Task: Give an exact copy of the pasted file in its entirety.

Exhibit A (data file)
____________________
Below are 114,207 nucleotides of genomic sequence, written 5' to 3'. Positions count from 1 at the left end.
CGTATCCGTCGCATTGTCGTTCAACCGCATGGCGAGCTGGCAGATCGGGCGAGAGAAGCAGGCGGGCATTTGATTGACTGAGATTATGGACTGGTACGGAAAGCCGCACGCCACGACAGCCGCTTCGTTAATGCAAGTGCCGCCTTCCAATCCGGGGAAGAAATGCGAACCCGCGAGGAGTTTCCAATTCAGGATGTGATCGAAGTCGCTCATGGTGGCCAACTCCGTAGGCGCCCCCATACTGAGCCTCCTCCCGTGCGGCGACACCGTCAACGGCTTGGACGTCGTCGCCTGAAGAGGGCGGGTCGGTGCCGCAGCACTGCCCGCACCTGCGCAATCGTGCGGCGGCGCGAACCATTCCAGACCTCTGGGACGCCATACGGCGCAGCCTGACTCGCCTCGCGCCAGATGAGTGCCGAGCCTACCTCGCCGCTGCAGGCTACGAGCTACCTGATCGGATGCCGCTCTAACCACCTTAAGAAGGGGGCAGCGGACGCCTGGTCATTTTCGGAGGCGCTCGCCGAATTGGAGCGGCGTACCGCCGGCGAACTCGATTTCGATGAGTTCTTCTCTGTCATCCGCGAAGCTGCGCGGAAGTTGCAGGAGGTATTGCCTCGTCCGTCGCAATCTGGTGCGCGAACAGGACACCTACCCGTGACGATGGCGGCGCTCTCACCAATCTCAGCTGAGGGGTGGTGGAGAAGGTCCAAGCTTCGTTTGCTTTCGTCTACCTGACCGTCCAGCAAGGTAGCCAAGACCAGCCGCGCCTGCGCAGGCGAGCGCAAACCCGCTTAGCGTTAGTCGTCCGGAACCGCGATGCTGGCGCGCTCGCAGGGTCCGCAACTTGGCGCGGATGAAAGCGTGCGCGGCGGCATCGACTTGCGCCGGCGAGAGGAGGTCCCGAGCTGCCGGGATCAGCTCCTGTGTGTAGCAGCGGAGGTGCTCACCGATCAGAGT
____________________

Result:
Below are 114,207 nucleotides of genomic sequence, written 5' to 3'. Positions count from 1 at the left end.
CGTATCCGTCGCATTGTCGTTCAACCGCATGGCGAGCTGGCAGATCGGGCGAGAGAAGCAGGCGGGCATTTGATTGACTGAGATTATGGACTGGTACGGAAAGCCGCACGCCACGACAGCCGCTTCGTTAATGCAAGTGCCGCCTTCCAATCCGGGGAAGAAATGCGAACCCGCGAGGAGTTTCCAATTCAGGATGTGATCGAAGTCGCTCATGGTGGCCAACTCCGTAGGCGCCCCCATACTGAGCCTCCTCCCGTGCGGCGACACCGTCAACGGCTTGGACGTCGTCGCCTGAAGAGGGCGGGTCGGTGCCGCAGCACTGCCCGCACCTGCGCAATCGTGCGGCGGCGCGAACCATTCCAGACCTCTGGGACGCCATACGGCGCAGCCTGACTCGCCTCGCGCCAGATGAGTGCCGAGCCTACCTCGCCGCTGCAGGCTACGAGCTACCTGATCGGATGCCGCTCTAACCACCTTAAGAAGGGGGCAGCGGACGCCTGGTCATTTTCGGAGGCGCTCGCCGAATTGGAGCGGCGTACCGCCGGCGAACTCGATTTCGATGAGTTCTTCTCTGTCATCCGCGAAGCTGCGCGGAAGTTGCAGGAGGTATTGCCTCGTCCGTCGCAATCTGGTGCGCGAACAGGACACCTACCCGTGACGATGGCGGCGCTCTCACCAATCTCAGCTGAGGGGTGGTGGAGAAGGTCCAAGCTTCGTTTGCTTTCGTCTACCTGACCGTCCAGCAAGGTAGCCAAGACCAGCCGCGCCTGCGCAGGCGAGCGCAAACCCGCTTAGCGTTAGTCGTCCGGAACCGCGATGCTGGCGCGCTCGCAGGGTCCGCAACTTGGCGCGGATGAAAGCGTGCGCGGCGGCATCGACTTGCGCCGGCGAGAGGAGGTCCCGAGCTGCCGGGATCAGCTCCTGTGTGTAGCAGCGGAGGTGCTCACCGATCAGAGT